It doesn't take long to find a Scott County High School football player in the spring. Just go to a baseball game.
The Cardinals advanced to the 11th Region baseball tournament quarterfinals with a 12-0 five-inning win over Franklin County on Monday. Like so many games over the last three seasons, some of their biggest contributions were by guys who also come up big in the fall.
There were the three scoreless innings pitched by sophomore Cade McKee, the Cards' likely starter at quarterback in the fall. There was a two-run shot over the fence by senior Brice Fryman, a speedy defensive back who happened to be celebrating his 19th birthday on Monday. There was a game-ending, SportsCenter-caliber snag in shallow center field from second baseman Cooper Robb, a three-sport senior who looked like he was lunging for an interception rather than a fly out.
Sophomores Sam Daniel, Philip Garner and Rylan Reed also played football in the fall. Baseball head coach Scott Willard leads by example when it comes to advocating for kids to play multiple sports over specializing in one; he's been an assistant coach with the football team for the last 14 seasons.
Willard and multiple players credited an in-school weightlifting class for helping players continue to build their strength for football while continuing to play baseball. It has the added bonus of helping them hit the ball further than they might if they were only committed to the diamond.
"I think if we just played baseball, there's no way we'd lift as much as we do," McKee said.
McKee and Sutton used to play basketball but have given themselves a small offseason between the fall and spring. Robb, the winner of this year's Wah Wah Jones Award for excellence in multiple sports, has been a starter in baseball, basketball and football during his last three years at Scott County. He could have played any of the three at the next level but signed with Charlotte, a Division I basketball program.
"Cooper is crazy," McKee said with a grin.
He might be right: Robb and the basketball Cardinals played for the boys' Sweet Sixteen title on March 18, a Sunday, and on Tuesday he was in the starting lineup for the baseball team's first game. Willard texted Robb after the game to congratulate him on a well-played basketball season and offered him the opportunity to skip a Monday baseball practice prior to their opener to get some rest.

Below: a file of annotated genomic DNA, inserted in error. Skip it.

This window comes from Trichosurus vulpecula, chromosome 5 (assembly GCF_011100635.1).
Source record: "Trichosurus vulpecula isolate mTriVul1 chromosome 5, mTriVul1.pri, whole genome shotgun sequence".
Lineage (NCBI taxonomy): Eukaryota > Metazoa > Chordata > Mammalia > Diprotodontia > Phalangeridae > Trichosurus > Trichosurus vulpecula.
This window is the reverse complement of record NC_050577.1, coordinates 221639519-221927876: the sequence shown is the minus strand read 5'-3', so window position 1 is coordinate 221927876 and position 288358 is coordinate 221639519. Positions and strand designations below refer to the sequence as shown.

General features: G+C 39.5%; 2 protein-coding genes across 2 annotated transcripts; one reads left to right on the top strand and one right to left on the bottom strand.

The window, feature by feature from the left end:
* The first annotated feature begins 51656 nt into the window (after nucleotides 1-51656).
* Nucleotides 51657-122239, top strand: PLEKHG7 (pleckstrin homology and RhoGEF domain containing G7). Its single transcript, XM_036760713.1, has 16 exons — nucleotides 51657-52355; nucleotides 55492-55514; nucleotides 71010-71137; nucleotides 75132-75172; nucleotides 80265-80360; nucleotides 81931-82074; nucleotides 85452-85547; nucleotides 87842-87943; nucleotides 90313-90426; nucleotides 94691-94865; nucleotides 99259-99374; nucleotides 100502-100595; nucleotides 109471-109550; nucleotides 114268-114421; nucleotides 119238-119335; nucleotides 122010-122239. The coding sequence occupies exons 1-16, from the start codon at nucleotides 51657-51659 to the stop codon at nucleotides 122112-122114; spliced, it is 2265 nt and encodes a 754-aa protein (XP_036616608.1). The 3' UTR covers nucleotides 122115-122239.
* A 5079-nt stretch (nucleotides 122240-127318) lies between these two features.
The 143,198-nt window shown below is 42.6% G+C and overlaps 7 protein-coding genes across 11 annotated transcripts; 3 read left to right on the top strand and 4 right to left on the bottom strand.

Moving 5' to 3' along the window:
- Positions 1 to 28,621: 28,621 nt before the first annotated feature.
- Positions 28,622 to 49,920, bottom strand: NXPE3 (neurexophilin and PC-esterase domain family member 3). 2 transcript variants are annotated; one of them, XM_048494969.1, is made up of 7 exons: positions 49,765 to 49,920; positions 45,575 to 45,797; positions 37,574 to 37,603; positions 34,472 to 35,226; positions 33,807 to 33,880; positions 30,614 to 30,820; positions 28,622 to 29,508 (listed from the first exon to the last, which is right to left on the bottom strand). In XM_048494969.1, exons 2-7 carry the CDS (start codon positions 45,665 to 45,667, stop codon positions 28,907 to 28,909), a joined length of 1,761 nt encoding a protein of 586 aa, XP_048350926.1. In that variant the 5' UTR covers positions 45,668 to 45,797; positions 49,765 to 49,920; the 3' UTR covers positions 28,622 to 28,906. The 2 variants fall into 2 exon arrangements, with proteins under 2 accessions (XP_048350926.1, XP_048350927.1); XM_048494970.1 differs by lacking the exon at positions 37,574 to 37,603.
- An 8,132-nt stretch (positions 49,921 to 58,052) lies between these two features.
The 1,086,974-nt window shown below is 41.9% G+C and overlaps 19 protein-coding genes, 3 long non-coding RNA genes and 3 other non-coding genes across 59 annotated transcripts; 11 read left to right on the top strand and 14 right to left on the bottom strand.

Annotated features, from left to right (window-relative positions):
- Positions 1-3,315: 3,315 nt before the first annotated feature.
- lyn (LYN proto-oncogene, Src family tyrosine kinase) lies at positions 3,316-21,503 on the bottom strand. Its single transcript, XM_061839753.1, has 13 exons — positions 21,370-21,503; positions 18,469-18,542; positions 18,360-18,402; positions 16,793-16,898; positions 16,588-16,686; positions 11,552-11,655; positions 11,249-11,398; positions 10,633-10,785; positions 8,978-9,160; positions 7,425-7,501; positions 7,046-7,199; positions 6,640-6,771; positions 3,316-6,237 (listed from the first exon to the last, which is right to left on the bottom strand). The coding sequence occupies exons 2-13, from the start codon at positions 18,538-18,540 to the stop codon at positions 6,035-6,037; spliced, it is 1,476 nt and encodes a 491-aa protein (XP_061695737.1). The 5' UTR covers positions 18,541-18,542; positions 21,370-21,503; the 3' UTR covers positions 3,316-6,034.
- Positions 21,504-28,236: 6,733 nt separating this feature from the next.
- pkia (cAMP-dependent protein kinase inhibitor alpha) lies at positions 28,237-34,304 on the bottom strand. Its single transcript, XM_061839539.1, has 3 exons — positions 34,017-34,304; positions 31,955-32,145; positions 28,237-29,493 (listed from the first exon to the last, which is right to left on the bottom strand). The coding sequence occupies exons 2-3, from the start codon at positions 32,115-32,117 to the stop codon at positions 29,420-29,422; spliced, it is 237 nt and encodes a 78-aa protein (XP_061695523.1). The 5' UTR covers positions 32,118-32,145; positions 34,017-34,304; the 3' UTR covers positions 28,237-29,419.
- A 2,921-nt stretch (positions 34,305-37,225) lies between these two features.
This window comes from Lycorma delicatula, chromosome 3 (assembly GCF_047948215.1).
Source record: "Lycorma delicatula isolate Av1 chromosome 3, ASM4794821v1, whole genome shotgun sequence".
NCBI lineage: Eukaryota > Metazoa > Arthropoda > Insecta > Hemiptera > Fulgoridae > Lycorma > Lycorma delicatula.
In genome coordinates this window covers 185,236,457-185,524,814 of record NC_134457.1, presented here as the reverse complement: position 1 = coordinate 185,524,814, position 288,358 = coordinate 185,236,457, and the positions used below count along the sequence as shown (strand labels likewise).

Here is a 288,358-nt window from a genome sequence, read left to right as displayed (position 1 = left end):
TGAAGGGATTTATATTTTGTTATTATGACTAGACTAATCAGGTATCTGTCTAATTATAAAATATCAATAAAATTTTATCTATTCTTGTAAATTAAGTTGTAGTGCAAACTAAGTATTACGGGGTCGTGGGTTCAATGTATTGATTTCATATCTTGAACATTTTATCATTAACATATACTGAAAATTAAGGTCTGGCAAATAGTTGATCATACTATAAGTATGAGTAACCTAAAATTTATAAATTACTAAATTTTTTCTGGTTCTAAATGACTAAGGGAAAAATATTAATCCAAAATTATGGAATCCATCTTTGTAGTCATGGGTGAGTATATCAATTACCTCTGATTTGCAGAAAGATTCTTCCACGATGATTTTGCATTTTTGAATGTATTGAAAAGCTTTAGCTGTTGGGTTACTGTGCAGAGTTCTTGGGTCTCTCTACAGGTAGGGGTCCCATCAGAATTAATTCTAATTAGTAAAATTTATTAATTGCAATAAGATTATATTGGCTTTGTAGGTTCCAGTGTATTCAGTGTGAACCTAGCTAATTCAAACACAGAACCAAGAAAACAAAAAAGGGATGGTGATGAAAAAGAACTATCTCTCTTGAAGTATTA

"He was at practice Monday after playing Covington Catholic on Sunday afternoon," Willard said with a laugh. "He's just amazing to me, all that he does. ... I don't know what he'll do at Charlotte with all his free time."
Robb and the other Cardinals know nothing other than competition. Why surrender a chance to play if there's still a fire burning for it?
"It's just kind of normal to us and to everyone else it's 'How are they doing it?,'" Sutton said. "But we've been doing it all our life."
Jim McKee, Cade's father and the head football coach at Scott County, has spoken out against sports specialization throughout his career. He schedules his spring football clinic to avoid clashing with pivotal junctures in the baseball and track-and-field seasons, and loves seeing familiar names on the backs of jerseys regardless of what sport is in session.
“These kids are at the biggest high school in the state and they’re still succeeding in both," Jim McKee said. "At the end of the day, multiple sports are not for every kid. If (basketball star) Michael Moreno doesn’t want to play football that’s fine. If (football and track star) Bryan Hudson doesn’t want to play basketball that’s fine. But it should be that child’s decision."
Cade's made his choice.
"I'm only a kid once, so I'm gonna try to do everything I can right now while I'm able to," Cade said.